CALVERT, Charles, 5th Baron Baltimore [I] (1699-1751), of Woodcott Green, Surr.
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Family and Education
b. 29 Sept. 1699, 1st. s. of Benedict Leonard Calvert, 4th Baron Baltimore [I], by Lady Charlotte Lee, da. of Edward Henry, 1st Earl of Lichfield. m. 20 July 1730, Mary da. of Sir Theodore Janssen, 1st Bt., of Wimbledon, Surr., 1s. 2da. suc. fa. 16 Apr. 1715.
Proprietor of Maryland, and gov. 1732-3; gentleman of the bedchamber to Prince of Wales 1731-Apr. 1747; ld. of Admiralty Mar. 1742-Apr. 1745; e. bro. of Trinity House 1744-51; cofferer of the household to Prince of Wales Apr. 1747-Mar. 1751; surveyor gen. of duchy of Cornwall Apr. 1747-Mar. 1751.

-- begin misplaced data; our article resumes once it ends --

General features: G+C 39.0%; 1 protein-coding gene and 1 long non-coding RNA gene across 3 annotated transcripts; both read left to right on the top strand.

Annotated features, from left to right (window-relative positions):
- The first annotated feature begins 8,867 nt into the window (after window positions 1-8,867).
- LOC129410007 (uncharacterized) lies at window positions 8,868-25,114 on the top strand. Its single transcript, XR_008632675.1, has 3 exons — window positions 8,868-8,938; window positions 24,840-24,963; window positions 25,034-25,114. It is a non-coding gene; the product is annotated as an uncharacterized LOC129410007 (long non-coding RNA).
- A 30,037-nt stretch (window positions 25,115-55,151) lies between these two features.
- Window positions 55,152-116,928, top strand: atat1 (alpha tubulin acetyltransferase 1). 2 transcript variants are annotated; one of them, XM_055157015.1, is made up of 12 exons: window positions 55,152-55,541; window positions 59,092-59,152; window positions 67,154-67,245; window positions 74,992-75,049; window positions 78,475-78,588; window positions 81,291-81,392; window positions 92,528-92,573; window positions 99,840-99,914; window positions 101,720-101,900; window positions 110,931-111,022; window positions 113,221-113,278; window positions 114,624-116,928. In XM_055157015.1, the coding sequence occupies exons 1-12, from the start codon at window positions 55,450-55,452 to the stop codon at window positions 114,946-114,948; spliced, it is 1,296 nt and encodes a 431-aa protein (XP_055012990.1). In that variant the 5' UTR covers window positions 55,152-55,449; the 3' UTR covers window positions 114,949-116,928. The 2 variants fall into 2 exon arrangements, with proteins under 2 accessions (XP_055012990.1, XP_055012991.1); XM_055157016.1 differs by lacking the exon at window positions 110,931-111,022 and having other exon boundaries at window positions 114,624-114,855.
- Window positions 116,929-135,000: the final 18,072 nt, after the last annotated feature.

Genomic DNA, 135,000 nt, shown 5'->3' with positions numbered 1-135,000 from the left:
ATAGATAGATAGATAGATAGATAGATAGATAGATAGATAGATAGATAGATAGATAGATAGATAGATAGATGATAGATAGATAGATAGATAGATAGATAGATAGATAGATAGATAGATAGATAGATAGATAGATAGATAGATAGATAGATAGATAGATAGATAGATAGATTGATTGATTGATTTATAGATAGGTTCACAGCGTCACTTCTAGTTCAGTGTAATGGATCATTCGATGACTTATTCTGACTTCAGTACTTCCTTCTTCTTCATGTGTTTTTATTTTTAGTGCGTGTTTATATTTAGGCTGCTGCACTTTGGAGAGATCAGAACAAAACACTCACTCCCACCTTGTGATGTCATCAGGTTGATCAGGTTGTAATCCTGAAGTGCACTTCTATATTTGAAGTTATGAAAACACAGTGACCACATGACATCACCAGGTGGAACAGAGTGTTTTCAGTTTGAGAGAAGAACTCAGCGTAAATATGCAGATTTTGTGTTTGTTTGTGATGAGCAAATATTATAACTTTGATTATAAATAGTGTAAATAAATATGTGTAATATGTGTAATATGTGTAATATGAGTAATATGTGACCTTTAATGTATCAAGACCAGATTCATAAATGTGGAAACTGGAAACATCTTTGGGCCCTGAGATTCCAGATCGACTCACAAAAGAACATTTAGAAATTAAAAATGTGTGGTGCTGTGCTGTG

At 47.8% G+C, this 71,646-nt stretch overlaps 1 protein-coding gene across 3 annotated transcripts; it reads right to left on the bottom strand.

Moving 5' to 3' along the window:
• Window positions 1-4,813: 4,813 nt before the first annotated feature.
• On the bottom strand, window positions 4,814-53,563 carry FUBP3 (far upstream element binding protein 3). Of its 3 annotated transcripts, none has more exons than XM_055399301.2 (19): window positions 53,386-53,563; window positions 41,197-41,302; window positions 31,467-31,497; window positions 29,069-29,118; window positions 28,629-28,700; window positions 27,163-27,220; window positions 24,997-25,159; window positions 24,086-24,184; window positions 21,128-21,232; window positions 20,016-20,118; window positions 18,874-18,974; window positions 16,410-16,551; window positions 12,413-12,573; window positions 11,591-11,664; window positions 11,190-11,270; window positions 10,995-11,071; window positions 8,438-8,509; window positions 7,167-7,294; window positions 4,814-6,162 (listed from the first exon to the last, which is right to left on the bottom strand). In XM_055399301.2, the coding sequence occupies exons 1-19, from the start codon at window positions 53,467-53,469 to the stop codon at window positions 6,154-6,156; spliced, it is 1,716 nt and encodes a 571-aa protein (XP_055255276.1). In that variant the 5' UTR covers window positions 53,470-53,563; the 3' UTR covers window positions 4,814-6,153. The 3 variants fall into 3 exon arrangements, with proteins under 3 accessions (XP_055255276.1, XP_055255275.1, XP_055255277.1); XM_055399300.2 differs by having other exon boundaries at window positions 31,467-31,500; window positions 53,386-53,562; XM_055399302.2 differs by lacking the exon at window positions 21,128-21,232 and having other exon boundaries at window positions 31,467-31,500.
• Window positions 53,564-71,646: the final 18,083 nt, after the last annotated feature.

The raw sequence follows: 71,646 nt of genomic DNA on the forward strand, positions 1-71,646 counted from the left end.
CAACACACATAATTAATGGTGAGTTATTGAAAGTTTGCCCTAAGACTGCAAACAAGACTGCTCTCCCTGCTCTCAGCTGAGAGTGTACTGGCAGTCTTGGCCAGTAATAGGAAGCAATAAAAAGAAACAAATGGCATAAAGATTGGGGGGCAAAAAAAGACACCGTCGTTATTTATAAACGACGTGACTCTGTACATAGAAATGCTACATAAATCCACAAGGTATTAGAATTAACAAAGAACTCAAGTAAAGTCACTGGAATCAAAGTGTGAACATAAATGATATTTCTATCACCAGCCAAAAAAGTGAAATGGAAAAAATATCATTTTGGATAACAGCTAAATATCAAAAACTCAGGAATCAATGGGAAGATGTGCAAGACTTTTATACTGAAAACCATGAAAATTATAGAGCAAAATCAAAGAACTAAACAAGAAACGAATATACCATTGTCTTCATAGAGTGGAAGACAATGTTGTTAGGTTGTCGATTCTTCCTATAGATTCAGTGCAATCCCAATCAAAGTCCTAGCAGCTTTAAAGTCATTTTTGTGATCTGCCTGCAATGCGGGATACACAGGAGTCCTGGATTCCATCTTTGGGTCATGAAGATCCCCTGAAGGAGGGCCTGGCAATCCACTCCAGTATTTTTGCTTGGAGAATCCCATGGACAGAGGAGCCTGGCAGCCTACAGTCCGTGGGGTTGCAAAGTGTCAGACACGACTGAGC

After unsuccessfully contesting Surrey in 1722 and Guildford in 1728, Baltimore was brought in for St. Germans by Richard Eliot, like himself in the service of Frederick, Prince of Wales. In 1735 and 1736 he moved for grants in aid of the colony of Georgia, of which he was a trustee.1 In 1737, at Walpole’s request, he attempted to dissuade the Prince of Wales from applying to Parliament for an increase in his allowance. During the debate on the application he read a statement in reply to Walpole, explaining that he was speaking on the Prince’s instructions. ‘Lord Baltimore’, said George II, ‘wants to be well at both courts, and is well at neither, and entre nous is a little mad.’ He followed Frederick into opposition, voting against the Convention in 1739 and speaking against the Government, chiefly on naval matters, on which he was an acknowledged expert.2 He was one of the opposition Whigs who withdrew on the motion for the removal of Walpole in February 1741. On Walpole’s fall he obtained a seat on the Admiralty board, speaking for the Government on the Hanoverians on 6 Dec. 1743, and on the Address at the opening of Parliament in January 1744.3 He resigned his post in 1745 because Lord Vere Beauclerk had been given precedence over him on the board.4 When Frederick reverted to opposition in 1747 Baltimore took the lead of the Prince’s party in the Commons, jointly presiding over the meeting of 4 June with the Tories to concert terms for common action in the general election.5 ‘He is the best and honestest man in the world’, wrote Horace Walpole, ‘with a good deal of jumbled knowledge, but not capable of leading a party’.6 He was soon superseded as leader by the 2nd Lord Egmont, in whose lists he figures as first lord of the Admiralty when Frederick should come to the throne. He died shortly after Frederick’s death, 24 Apr. 1751. He was noted for his verbal near-misses, such as ‘patriarchs’ for ‘patriots’, ‘area’ for ‘era’, and ‘idioms’ for ‘ideas’.7